In a survey of 4,296 people who had flown as part of a group, the CAA found that travellers were most likely to be split from their party when flying with Ryanair – 35% of those surveyed were separated having opted not to pay more for allocated seating.
Flybe and TUI Airways were the least likely to break up groups, with just 12% of people separated.
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Cities across China have debuted crime-fighting facial recognition technology to much fanfare over the past year. But some of these jaywalker-busting devices aren’t as impressive as they seem.
A facial recognition system in the city of Ningbo caught Dong Mingzhu, the chair of appliance-making giant Gree Electric, running a red light. Only it turned out not to be Dong, but rather an advertisement featuring her face on the side of a bus, local police said on Weibo Wednesday.
The police said they have upgraded their tech to avoid issues like this in the future. The real Dong, meanwhile, is embroiled in drama with an electric vehicle company.
The Scottish newspaper The Herald published a diary column by a freelance contributor called Ron McKay. He is a longstanding ally of, and aide to, George Galloway. McKay devoted a diary item to Mr Cross’s Wikipedia edits of far-left figures: “You don’t have to be a conspiracy theorist to see that there are common threads here. All of those [subjects edited by Cross] are… prominent campaigners on social media and in the mainstream media vigorously questioning our foreign policy. All have also clashed with Oliver Kamm… All have been edited on Wikipedia by Andrew Philip Cross whom the complainants believe, without conclusive evidence, to be Kamm after dark. He denies it.”
This is a straight fabrication. There was not only no conclusive evidence but literally no evidence at all for this preposterous thesis. Nor had McKay spoken to me, nor (as the tortuous syntax seems to suggest, though it may refer to Cross) had I denied the claim. As I’ve explained, I had deliberately made no comment at all on the subject.
Russia Today meanwhile weighed in with an article that began: “Wikipedia editor Philip Cross is still waging war against the left [i.e. posting factually sourced information that any other editor could themselves amend]. Some of those targeted by his vexatious edits have reported patterns between him and Times columnist Oliver Kamm.”
To my surprise, a BBC presenter and producer called Lee Kumutat emailed me to ask if I would be interviewed for an edition of a World Service radio programme called BBC Trending. She wrote: “We’re covering the story of Phillip [sic] Cross and routine targeted editing of some Wikipedia pages. Some people have suggested there may be an overlap of politics between yourself and Phillip [sic] Cross. Would you be prepared to be interviewed on this topic on the programme?”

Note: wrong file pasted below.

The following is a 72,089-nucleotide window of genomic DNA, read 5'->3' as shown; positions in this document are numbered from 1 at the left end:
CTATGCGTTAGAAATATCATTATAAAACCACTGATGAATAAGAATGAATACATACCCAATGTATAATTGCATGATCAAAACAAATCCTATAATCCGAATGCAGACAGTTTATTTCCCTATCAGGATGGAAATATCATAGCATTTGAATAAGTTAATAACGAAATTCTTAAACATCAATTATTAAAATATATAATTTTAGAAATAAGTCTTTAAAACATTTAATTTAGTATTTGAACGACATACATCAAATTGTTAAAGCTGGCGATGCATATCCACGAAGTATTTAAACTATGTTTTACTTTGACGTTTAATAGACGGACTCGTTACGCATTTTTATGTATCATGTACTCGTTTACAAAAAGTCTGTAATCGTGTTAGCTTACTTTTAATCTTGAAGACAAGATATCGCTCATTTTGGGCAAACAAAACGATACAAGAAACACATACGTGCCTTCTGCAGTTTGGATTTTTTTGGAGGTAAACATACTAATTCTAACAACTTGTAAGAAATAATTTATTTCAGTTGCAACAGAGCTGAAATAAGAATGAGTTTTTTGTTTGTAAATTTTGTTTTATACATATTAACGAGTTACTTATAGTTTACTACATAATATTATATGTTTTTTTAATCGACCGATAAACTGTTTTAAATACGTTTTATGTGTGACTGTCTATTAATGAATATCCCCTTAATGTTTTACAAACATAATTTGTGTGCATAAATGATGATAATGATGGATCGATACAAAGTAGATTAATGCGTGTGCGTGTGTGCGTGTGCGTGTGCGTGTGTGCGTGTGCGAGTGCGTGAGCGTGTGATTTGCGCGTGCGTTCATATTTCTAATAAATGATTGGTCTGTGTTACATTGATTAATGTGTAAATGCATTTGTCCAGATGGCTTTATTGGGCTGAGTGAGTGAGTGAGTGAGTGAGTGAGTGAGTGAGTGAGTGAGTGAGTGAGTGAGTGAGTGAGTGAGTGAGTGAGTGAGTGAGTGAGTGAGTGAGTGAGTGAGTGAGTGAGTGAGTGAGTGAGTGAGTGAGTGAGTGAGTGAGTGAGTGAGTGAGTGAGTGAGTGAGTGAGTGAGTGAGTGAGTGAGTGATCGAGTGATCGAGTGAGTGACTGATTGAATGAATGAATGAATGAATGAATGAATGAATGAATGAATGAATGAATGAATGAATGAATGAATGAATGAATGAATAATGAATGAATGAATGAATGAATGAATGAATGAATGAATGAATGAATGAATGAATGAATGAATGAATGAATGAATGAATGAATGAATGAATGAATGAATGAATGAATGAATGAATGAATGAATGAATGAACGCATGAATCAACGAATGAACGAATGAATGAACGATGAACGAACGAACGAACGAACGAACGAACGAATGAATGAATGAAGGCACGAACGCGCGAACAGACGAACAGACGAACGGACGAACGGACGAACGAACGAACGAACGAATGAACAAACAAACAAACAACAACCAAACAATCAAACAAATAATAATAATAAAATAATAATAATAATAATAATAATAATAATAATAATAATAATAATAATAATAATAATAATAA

Then it gets worse. (Wikipedia is completely innocent in all this.)
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Pixel 3 owners are dealing with another software glitch, and this one could prove to be a showstopper for some. Owners on Google’s forums, Reddit and elsewhere (including an Engadget staff family member) report a flaw that prevents them from using the Pixel 3’s official camera app. Some get a “fatal error” message when they use the camera app, while others will get a “can’t connect to camera” message in a third-party app and lose access from then onward. Rebooting only temporarily fixes the issue, and it can occur even if you’ve factory-reset the phone or are using Safe Mode.
It’s not certain what’s causing the problem. Charged inspected the camera code and believes it might stem from Android not properly releasing a lock on the camera, leading other apps to think it’s still in use and prompting a crash. [Charged says using the official camera app is OK, but if any third-party app uses it then it cannot release the camera, requiring a reboot.]
We’ve asked Google if it can comment on the reports. Support representatives haven’t made it clear as to whether or not there will be a fix, though, and some owners said they were denied replacement units. Whatever the solution, it’s a serious issue – for all intents and purposes, this effectively renders the Pixel 3’s signature feature useless.
Given that it’s the camera which is meant to make the phone so desirable, that’s a hell of a bug.